If she is babbling have they assessed her for stroke? When my dad was on a narcotic for pain after falling and surgery he also was out of it. We need a bit more info. But agree that care conference is needed assuming she’s still in rehab or skilled nursing.
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Reply to Harpcat

Thanks to all of you for your advice. I wanted to post an update...

Mom still barely eats or drinks. An IV is keeping her hydrated but they want to send her back to rehab today.

Her compression fracture has been painful but they have fitted her with a back brace. They backed off the strong pain meds and are now using Toradol which, I understand, is more an anti-inflammatory. She's six days removed from the morphine. She's not a candidate for surgery.

We tested her again for a UTI and it came back negative. We're a week since the anesthesia used for her MRI (I don't know which one it was but will ask). She's still very confused and sometimes hallucinates but, at times, carries on a decent conversation. It's almost like you can see a light come on in her only to dim again in a few minutes. She does things like fold and refold her pillow cases and rearranges the little table beside her bed. Lots of mood swings. She gets very angry and frustrated at my sis and I only to smile at another visitor.

Mom has a living will which states she doesn't want a feeding tube.

I've been reading a lot about palliative care and hospice. I think our first goal is for Mom to be comfortable before looking to rehab her back. If she's hurting, I can't imagine she'd have the will to rehab. And rehab might just send her right back to the hospital. She's much worse now than when she went in 11 days ago.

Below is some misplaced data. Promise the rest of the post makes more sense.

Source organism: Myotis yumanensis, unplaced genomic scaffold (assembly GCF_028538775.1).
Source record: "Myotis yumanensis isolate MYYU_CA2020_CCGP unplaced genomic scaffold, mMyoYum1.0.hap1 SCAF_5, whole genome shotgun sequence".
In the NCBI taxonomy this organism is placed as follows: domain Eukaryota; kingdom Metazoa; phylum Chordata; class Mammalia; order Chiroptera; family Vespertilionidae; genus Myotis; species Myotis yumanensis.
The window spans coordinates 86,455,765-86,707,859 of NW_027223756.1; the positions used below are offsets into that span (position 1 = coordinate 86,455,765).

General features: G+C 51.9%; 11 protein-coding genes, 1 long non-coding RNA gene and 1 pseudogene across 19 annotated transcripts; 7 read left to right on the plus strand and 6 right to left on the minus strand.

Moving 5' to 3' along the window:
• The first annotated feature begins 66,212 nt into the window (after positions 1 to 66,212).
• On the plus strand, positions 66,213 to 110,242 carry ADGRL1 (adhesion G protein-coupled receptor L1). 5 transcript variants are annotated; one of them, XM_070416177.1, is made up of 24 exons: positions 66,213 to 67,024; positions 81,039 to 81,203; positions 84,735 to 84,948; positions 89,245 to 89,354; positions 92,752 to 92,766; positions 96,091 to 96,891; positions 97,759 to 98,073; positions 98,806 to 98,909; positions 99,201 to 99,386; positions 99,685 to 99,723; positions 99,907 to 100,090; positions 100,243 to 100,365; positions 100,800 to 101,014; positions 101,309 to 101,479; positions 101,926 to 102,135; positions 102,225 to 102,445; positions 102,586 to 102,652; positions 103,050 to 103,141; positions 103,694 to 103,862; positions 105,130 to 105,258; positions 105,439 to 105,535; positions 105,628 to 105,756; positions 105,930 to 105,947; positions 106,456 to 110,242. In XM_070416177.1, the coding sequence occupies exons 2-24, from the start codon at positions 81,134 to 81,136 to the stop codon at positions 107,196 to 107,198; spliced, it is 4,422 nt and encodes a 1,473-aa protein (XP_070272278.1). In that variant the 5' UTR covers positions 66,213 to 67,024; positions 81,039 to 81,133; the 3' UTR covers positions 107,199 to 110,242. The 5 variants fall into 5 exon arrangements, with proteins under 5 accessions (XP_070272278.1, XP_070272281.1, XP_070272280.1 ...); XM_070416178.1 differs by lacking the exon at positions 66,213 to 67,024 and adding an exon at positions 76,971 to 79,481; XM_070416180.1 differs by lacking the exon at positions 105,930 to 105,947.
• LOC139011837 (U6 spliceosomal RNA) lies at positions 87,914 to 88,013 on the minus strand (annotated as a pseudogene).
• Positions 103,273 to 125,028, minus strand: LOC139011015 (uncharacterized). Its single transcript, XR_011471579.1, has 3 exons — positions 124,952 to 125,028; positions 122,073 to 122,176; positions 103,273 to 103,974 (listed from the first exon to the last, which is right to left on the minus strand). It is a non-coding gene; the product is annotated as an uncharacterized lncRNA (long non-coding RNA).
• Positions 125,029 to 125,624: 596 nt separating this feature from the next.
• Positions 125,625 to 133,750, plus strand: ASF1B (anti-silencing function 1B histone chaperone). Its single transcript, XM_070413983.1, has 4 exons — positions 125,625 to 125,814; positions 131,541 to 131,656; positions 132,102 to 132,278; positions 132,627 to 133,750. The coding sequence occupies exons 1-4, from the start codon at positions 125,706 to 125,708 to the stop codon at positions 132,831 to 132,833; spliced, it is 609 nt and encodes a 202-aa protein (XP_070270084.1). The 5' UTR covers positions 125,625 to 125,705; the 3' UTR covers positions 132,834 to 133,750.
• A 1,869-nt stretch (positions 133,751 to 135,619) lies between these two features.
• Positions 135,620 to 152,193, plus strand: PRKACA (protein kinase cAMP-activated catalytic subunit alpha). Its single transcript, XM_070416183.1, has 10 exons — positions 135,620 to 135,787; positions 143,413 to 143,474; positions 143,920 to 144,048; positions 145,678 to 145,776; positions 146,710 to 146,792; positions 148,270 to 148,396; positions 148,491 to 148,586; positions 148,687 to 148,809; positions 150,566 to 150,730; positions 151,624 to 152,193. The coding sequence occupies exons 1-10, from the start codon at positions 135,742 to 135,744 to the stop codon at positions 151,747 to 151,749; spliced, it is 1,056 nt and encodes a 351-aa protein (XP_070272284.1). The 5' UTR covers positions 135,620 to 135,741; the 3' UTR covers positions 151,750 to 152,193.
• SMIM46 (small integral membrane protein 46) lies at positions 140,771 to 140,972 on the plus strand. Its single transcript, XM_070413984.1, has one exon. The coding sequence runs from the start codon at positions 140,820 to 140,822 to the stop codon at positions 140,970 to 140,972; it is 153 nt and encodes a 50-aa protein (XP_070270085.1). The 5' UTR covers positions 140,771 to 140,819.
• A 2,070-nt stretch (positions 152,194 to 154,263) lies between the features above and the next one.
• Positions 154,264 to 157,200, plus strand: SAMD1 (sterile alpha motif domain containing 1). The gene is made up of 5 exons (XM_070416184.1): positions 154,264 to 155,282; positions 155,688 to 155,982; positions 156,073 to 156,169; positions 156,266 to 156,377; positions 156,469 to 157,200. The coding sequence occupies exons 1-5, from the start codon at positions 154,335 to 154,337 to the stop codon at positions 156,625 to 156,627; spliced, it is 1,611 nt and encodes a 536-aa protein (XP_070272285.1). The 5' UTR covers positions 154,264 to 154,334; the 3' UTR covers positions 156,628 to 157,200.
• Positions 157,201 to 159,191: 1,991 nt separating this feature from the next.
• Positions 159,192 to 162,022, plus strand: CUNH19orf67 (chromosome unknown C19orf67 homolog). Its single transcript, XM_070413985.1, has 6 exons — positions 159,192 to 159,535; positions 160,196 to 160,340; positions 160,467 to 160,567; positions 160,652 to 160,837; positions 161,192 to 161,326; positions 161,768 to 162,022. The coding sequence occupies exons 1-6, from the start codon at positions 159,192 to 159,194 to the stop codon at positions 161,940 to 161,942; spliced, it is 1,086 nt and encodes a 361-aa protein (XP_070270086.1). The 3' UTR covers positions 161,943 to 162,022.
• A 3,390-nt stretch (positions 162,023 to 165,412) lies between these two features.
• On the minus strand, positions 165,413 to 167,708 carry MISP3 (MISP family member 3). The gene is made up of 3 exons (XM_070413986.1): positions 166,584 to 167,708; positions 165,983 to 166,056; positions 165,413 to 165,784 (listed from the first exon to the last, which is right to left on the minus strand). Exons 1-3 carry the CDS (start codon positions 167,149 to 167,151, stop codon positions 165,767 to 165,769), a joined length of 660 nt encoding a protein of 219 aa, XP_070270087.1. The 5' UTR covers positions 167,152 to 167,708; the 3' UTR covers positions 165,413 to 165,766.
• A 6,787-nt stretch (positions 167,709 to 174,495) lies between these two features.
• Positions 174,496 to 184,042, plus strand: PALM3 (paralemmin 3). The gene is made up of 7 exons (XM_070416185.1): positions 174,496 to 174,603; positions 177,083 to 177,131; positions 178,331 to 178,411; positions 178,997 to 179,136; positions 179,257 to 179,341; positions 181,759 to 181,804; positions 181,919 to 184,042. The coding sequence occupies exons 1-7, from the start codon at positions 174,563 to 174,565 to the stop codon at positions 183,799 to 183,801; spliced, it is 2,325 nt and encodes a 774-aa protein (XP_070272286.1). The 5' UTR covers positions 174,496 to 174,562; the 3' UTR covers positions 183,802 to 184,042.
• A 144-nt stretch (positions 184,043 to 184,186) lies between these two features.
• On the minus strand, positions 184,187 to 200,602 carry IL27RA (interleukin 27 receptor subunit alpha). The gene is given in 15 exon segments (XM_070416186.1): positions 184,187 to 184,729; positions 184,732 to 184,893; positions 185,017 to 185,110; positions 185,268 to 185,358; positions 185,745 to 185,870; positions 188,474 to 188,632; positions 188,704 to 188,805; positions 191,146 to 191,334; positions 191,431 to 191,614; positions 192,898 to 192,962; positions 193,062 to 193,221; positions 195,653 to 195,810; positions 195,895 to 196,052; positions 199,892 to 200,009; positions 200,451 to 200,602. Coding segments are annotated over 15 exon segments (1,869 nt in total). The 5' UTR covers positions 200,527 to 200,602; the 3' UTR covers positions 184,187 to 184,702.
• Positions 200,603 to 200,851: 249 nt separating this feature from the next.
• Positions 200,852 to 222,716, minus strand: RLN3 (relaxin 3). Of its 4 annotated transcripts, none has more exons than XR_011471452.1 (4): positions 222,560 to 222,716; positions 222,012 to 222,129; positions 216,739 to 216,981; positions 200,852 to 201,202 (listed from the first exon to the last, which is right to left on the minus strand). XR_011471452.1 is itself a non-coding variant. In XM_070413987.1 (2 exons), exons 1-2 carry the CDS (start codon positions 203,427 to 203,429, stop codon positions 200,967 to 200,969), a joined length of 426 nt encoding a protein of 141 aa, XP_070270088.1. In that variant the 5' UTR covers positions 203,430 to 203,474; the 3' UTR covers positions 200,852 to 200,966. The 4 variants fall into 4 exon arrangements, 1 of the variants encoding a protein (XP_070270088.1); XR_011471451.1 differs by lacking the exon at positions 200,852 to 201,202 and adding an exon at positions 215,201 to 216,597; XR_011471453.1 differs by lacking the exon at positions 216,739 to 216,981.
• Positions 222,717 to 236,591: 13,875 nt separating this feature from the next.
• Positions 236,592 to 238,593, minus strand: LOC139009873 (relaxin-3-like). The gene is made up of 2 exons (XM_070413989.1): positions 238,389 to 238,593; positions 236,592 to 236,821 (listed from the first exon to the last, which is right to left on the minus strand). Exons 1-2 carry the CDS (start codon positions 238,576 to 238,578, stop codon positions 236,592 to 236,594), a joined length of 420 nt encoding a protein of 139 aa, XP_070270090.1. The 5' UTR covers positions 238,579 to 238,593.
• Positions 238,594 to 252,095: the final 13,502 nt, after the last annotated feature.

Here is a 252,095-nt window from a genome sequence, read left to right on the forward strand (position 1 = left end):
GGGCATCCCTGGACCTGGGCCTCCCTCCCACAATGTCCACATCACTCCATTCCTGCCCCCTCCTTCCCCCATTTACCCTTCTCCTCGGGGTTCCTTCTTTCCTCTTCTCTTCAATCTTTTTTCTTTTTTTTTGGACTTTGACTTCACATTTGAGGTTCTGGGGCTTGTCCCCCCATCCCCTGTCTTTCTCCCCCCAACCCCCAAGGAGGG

I also saw some articles about the late stages of dementia and she has most of the symptoms. Thanks again for all the advice.
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Reply to jeff62

Jeff62: My dad had heart bypass surgery when he was 85 & he was a mess afterwards due to the anesthesia - forgetful, seeing/ hearing things, unable to eat or sleep. Characteristics very unlike him. It took about a month before he was himself.  You're mom's been checked for UTI (plumbing #1), but has plumbing #2 been assessed? Even if she hasn't been eating, she may be constipated which can have very negative effects on the elderly.
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Reply to nature73

I agree with Margaret -- sometimes less is more, as in giving you both more quality time. And I too would call for a palliative care assessment.
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Reply to talkey

Sorry to not have followed up on Mom but it's been crazy.

She was taken back to rehab on Monday only to go back to the hospital on Wednesday. The rehab told me they feared she was having a stroke (face droopy, very disoriented). She was rushed to the ER.

When I got there, I saw her state and I too thought she might have had a stroke. But, within an hour of being on an IV, she starts improving. Her tests come back showing she was dehydrated and has a slight UTI. She'd only been in rehab less than 48 hours after being on an IV in her previous hospital visit. The doc said dehydration does add to the severity of dementia but usually not to the levels we were seeing.

I call the Care Manager at the rehab and, sure enough, she'd been given a opioid for pain relief after I had spoken to her the day before saying that we needed to find alternative ways to relieve her pain as she had a reaction previously when given opioids.

Fast forward to now...

Mom is back in rehab. She is eating well. We have a lot of her favorite drinks now in her room. She was on Lasix (I think) because of swelling and we've removed her from that. We're treating the pain with Tylenol and another arthritis meds. Her primary care physician is supposed to meet with her rehab doc and a pharmacist to work out some pain relief options that agree with the long list of her other meds and Mom's reaction to opioids.

24 hours later back in rehab and all is good so far. I'll follow up once I get information on the pain meds they recommend. Thanks to all for the advice.
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Reply to jeff62